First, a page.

Commanding officer of Southeast District RCMP offers apology to UBCO student, calls for expansion of mental health teams

No plans to expand crisis team

UPDATE 9:05 p.m.

Interior Health has no plans to expand the region's Police and Crisis Team, despite a request from the commanding officer of B.C.'s Southeast District RCMP and the City of Kelowna.

Chief superintendent Brad Haugli has sent a letter to Interior Health indicating his desire to expand the program and Karen Bloemink, vice-president of clinical operations, said the health authority would follow up.

"We have a high commitment to working with our partners to improve and streamline the ability to access services in a way that's easier for individuals," Bloemink said in an interview.

However, she said Interior Health has no plans to expand the police and crisis teams.

"Our mental health nurses are highly skilled and quite valuable resources in our system," she said.

"It's not the most effective use of scarce health-care resources, especially when we know there's such a significant demand for mental health services for the whole population."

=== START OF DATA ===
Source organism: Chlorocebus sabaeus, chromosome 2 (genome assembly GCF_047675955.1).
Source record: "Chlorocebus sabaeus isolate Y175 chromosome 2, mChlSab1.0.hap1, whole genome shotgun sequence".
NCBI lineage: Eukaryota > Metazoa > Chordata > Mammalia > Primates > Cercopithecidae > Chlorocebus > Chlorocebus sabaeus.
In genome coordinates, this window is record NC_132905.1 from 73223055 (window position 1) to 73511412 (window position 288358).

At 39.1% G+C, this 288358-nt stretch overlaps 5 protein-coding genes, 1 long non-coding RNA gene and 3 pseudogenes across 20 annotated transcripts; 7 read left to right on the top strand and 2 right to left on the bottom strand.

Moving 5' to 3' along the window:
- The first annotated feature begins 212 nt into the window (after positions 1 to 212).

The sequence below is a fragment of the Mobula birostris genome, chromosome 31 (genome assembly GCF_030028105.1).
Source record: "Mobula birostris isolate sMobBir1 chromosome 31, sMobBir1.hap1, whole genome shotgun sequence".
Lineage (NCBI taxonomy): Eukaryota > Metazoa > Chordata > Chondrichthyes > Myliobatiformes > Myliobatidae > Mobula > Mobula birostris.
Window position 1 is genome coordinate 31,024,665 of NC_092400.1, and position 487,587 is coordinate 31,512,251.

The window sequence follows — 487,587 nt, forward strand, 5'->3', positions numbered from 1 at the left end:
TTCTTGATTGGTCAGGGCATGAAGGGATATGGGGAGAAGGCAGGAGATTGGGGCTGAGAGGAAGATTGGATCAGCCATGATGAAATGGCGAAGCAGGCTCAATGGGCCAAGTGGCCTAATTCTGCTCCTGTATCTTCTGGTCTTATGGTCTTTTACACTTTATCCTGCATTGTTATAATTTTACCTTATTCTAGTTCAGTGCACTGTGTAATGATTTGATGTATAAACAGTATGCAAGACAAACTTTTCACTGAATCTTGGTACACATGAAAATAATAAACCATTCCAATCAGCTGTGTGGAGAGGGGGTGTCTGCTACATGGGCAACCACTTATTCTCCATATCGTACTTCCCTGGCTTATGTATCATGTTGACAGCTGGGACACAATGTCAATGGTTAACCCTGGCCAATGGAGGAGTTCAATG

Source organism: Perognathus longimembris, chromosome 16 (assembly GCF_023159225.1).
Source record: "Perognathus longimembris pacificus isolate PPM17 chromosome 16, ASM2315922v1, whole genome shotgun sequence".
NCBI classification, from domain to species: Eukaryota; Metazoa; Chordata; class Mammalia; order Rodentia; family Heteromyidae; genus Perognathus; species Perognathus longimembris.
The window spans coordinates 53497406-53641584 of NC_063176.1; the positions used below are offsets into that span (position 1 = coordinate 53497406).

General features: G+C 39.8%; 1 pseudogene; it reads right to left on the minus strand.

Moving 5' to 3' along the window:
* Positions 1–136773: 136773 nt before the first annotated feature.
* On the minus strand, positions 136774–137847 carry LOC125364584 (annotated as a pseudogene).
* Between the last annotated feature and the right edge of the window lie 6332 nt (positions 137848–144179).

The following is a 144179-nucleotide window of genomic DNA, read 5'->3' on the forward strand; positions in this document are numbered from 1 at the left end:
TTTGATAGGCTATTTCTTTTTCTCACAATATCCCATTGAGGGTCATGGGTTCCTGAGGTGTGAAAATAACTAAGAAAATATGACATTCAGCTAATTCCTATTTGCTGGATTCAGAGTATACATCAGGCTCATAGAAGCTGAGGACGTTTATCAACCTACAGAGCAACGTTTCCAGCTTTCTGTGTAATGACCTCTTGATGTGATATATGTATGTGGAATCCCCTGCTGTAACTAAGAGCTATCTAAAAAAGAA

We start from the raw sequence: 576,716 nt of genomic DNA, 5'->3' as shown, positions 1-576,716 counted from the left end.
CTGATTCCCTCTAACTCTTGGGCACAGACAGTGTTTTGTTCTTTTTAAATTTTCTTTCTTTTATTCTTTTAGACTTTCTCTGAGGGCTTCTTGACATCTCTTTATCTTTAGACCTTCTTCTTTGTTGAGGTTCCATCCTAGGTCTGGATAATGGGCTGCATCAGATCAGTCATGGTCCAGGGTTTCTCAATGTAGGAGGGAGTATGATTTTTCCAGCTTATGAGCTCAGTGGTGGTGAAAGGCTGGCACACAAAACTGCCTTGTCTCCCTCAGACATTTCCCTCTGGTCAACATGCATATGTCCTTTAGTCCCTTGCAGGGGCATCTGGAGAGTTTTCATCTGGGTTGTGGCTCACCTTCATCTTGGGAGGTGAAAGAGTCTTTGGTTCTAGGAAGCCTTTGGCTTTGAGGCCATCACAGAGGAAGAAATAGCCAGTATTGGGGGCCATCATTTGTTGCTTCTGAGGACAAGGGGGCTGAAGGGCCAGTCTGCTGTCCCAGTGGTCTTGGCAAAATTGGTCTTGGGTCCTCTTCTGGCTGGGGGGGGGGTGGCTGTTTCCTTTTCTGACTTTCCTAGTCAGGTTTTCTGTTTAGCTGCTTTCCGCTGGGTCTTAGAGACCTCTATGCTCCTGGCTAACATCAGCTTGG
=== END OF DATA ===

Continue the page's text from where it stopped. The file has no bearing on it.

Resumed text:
Bloemink said Interior Health is focused on preventative measures aimed at improving overall mental health and access to urgent care and other support services.

"We're hoping that we can influence the mental health of individuals in a broad sense and then have our crisis response programs overlaid on top of that."

Bloemink said Interior Health has crisis phone line and teams of nurses and social workers, which often collaborate with RCMP detachments during incidents relating to mental health.

"They're available to advise that kind of thing and we feel that there may be an opportunity for us improving in terms of process and how we work together."

But enhancing a single service, such as the police and crisis teams, wouldn't effectively address the complex situations that health-care providers and police face, said Bloemink.

- The Canadian Press

UPDATE 11:10 a.m.

The commanding officer of the RCMP in B.C.’s Southeast District, during a rare press conference Thursday, offered an apology to the UBCO student who had her head pushed to the ground by a Mountie’s boot during a wellness check earlier this year.

“When I first saw the video, deeply concerned,” said chief superintendent Brad Haugli. “I’m very sorry to Ms. Wang for what occurred. If that was my family member or friend, I would have deep concerns and want answers as well.”

Haugli said he expects the criminal investigation into the actions of Const. Lacey Browning, the officer in the video, will be in the hands of Crown counsel within two weeks. He said the RCMP will inform the public when the probe concludes. 

The investigation is being reviewed by the Abbotsford Police Department, but Crown prosecutors will have the final say on whether charges will be approved. An internal code of conduct for Browning, who is on desk duty, is also underway. A public complaint process has been started for Wang will be provided the review’s findings.